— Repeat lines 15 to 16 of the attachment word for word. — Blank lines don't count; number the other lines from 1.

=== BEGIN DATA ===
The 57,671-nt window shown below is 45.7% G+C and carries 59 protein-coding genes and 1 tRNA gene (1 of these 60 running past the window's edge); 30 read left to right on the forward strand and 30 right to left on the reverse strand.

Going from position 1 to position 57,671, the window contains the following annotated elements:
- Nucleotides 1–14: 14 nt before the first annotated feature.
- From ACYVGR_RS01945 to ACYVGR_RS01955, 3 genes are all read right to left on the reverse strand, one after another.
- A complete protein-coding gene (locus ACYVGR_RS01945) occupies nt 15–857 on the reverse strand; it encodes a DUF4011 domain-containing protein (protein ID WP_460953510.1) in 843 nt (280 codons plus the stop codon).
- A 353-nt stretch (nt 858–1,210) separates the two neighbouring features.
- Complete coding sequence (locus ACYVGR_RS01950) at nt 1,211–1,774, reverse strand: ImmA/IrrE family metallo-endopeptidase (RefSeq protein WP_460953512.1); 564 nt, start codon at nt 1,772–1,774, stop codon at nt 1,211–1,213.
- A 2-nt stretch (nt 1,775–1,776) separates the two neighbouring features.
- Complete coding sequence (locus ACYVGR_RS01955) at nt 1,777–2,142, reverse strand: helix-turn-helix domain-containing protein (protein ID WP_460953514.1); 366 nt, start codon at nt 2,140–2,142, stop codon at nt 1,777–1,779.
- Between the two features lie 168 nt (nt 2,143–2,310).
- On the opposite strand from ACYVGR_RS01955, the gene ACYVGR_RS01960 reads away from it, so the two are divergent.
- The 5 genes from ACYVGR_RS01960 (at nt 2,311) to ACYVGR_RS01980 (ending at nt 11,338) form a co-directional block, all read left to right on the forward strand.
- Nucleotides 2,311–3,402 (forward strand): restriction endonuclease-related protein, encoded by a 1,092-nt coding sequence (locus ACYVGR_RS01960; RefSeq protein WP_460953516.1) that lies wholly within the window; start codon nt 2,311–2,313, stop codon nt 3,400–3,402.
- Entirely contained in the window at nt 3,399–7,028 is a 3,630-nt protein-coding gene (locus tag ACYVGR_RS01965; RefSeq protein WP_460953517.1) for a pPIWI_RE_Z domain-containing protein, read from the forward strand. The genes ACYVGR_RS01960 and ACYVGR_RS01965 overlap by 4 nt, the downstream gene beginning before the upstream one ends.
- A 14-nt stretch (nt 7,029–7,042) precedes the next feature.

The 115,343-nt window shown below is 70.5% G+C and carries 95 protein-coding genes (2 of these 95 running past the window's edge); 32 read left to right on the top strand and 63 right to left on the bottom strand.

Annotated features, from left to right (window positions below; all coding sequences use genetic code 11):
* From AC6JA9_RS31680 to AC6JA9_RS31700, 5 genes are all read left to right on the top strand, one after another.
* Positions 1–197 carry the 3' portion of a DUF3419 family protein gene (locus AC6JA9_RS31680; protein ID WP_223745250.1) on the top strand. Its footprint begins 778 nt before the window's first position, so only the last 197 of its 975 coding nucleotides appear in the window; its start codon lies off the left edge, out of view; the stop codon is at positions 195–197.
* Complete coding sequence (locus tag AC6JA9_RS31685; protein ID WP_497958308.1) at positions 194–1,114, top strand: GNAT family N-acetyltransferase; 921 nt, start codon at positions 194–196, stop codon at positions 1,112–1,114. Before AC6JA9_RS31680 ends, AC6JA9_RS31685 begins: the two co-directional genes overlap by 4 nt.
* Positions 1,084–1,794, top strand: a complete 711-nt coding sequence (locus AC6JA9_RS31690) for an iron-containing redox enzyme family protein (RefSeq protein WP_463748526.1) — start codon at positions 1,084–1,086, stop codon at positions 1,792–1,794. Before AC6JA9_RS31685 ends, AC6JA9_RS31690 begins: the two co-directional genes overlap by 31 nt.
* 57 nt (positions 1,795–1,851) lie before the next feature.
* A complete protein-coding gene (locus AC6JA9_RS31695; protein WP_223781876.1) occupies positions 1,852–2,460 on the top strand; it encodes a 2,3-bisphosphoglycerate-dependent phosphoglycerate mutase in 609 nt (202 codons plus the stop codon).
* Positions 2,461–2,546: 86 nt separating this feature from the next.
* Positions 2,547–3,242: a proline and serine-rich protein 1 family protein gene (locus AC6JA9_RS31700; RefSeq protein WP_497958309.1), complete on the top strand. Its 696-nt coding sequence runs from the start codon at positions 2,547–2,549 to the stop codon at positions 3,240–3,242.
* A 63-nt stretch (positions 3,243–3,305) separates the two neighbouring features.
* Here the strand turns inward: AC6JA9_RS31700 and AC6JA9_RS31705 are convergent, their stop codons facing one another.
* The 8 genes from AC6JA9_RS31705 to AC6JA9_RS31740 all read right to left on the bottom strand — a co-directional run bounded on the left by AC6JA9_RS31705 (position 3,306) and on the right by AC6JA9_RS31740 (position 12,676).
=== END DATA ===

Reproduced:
- A 14-nt stretch (nt 7,029–7,042) precedes the next feature.

The 115,343-nt window shown below is 70.5% G+C and carries 95 protein-coding genes (2 of these 95 running past the window's edge); 32 read left to right on the top strand and 63 right to left on the bottom strand.